The Cotswolds boast some of the most beloved villages in England, capturing the hearts and imaginations of individuals across the globe. When thinking about the Cotswolds, images of tiny thatched-roof cottages and golden-hued buildings always spring to mind. With these buildings comes 787 square miles of rolling hills that conceal the most beautiful villages in England. With twee pubs, rustic hotels, swans, honesty boxes and ancient history, the villages mentioned in this guide are the best Cotswold villages. This article also has all the essential information needed to help you navigate and plan your ideal day trip to the Cotswolds.
Castle Combe is undoubtedly one of the best Cotswold villages because it is so beautiful. If there’s one thing you should know, it’s that visiting Castle Combe is like stepping back in time or into a fairy-tale story. Situated in the breath-taking countryside of Wiltshire, the Castle Combe village has a magnificent gothic cathedral, emerald ivory making its way up the building walls, and a quiet stream flowing under a quaint bridge. There are also barely any cars. It’s as if nothing has changed around here for centuries, and you’ll be forgiven for thinking you’ve stepped into Belle’s village in Beauty and the Beast.
It is believed that Celts initially settled in the area and that the village owes its name to a Norman Bailey castle to the north. While this castle no longer exists, there is a 14th-century market cross erected where the three principal streets of the lower village converge. During the 15th-century, weekly markets were held and prospered under Millicent, the wife of Sir Stephen Le Scrope and then under Sir John Fastolf, a Norfolk knight. This is the same knight that inspired William Shakespeare’s Falstaff. He also promoted the woollen industry. As a result, Castle Combe became the centre of a thriving wool trade!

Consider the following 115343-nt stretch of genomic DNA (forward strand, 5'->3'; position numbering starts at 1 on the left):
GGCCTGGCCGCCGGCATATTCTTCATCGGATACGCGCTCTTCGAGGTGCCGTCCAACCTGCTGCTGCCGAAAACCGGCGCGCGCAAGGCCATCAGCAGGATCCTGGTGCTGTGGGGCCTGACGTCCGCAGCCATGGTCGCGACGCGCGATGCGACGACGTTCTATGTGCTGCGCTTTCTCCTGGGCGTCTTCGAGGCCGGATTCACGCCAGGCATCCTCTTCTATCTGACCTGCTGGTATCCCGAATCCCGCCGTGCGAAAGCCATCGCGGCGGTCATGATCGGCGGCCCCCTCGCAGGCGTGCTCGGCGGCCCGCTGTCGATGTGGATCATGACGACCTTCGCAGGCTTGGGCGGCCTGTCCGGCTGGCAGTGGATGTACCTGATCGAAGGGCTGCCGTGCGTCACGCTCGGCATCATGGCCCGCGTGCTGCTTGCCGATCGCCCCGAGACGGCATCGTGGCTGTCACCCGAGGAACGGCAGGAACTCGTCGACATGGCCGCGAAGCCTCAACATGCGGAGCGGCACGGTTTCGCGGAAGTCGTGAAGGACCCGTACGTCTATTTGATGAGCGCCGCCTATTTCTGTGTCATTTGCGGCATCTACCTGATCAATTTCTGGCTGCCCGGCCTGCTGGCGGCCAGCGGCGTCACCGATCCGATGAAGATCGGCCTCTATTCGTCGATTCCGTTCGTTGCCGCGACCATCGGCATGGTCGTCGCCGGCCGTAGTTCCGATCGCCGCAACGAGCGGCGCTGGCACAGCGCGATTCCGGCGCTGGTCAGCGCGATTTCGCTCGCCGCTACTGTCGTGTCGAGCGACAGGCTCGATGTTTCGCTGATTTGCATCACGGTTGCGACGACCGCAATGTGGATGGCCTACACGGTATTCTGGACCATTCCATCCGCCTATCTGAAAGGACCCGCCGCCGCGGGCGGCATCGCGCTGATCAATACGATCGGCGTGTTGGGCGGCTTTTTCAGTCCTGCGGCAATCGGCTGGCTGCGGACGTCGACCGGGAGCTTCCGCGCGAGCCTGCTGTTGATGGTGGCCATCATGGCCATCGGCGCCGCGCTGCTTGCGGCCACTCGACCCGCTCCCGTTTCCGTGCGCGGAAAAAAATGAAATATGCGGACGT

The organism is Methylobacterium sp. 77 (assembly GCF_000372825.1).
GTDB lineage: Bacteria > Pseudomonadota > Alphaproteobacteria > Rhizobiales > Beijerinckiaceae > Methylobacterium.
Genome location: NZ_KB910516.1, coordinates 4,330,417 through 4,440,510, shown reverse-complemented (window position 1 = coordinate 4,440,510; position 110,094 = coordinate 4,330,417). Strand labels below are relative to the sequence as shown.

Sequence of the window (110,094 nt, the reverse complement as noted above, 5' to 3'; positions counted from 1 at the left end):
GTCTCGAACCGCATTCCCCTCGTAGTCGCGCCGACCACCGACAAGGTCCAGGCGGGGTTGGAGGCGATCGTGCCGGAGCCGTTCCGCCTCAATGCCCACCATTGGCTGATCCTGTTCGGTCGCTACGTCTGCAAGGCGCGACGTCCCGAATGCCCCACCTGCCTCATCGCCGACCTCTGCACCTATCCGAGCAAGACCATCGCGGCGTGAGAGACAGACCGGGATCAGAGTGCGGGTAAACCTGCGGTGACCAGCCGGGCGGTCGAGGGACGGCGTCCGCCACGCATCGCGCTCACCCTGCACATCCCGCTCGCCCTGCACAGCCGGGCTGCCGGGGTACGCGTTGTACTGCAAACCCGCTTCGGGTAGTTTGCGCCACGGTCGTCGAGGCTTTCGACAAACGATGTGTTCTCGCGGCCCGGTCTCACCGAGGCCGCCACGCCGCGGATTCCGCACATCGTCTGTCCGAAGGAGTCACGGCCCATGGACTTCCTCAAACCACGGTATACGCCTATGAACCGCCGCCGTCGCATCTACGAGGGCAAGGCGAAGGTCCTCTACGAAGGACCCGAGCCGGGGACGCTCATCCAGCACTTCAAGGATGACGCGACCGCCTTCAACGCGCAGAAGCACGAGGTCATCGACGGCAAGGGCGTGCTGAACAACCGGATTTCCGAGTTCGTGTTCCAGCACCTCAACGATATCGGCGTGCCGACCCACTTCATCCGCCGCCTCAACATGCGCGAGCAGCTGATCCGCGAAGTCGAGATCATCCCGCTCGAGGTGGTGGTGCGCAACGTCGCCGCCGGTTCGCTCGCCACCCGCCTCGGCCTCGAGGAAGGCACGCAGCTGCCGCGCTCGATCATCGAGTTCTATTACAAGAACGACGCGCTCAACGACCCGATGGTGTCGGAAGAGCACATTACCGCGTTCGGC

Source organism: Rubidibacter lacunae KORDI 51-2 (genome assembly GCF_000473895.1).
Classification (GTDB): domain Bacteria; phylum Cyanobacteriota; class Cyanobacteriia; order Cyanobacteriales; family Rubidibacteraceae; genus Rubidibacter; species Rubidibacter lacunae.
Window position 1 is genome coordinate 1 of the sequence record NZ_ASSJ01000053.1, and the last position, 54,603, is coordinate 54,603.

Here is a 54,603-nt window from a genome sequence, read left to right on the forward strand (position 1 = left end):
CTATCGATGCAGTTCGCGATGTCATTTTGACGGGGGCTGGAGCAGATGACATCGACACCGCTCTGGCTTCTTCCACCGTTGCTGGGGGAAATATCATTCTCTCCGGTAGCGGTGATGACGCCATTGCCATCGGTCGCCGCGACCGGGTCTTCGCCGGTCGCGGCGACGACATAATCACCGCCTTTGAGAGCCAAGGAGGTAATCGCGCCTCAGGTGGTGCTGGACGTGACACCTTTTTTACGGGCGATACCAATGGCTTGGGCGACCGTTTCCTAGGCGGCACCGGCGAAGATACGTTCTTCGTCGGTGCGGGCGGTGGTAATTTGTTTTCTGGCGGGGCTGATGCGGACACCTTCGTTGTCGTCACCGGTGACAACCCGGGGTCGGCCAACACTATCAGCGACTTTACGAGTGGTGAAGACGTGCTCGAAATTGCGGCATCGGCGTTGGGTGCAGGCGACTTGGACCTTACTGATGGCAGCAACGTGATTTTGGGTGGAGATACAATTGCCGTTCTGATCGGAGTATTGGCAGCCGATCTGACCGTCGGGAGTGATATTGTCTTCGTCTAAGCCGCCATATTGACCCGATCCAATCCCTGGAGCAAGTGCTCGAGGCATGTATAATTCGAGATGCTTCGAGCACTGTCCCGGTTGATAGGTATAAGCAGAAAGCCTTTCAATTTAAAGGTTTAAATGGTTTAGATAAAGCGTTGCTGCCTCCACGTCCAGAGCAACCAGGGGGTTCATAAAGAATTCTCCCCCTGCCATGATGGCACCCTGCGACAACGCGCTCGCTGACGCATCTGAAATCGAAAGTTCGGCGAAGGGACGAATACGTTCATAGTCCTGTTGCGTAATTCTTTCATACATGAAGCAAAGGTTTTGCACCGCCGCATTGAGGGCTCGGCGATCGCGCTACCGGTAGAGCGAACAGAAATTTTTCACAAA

For a small village, Castle Combe has some wonderful places to eat. The Old Rectory Pop-up Tearoom has a delightful selection of homemade cakes, savoury nibbles, sandwiches, and afternoon tea served on china. Equally fantastic and appropriately named is The Old Stables, where a cup of hot tea can be enjoyed in front of a roaring fire. At the marketplace, there are two pubs: The Castle Inn and The White Hart. The Castle Inn has an outdoor terrace, private dining spaces and 12 bedrooms. However, if you’re looking for a luxury hotel in the Cotswolds, then head to the five-star Manor House as it has a Michelin-starred restaurant, The Bybrook, and an 18-hole golf course.
Second, on my list of the best Cotswold villages is Lower Slaughter. Over a thousand years ago, Lower Slaughter was built on the banks of the River Eye, a slow-moving stream that connects Lower with Upper Slaughter. Yes, this might sound like the last place in the world where you’d find the most elegant and picturesque village in England. However, the towns name isn’t as sinister as it may seem. It derives from the Old English ‘slough’, meaning ‘wet land’.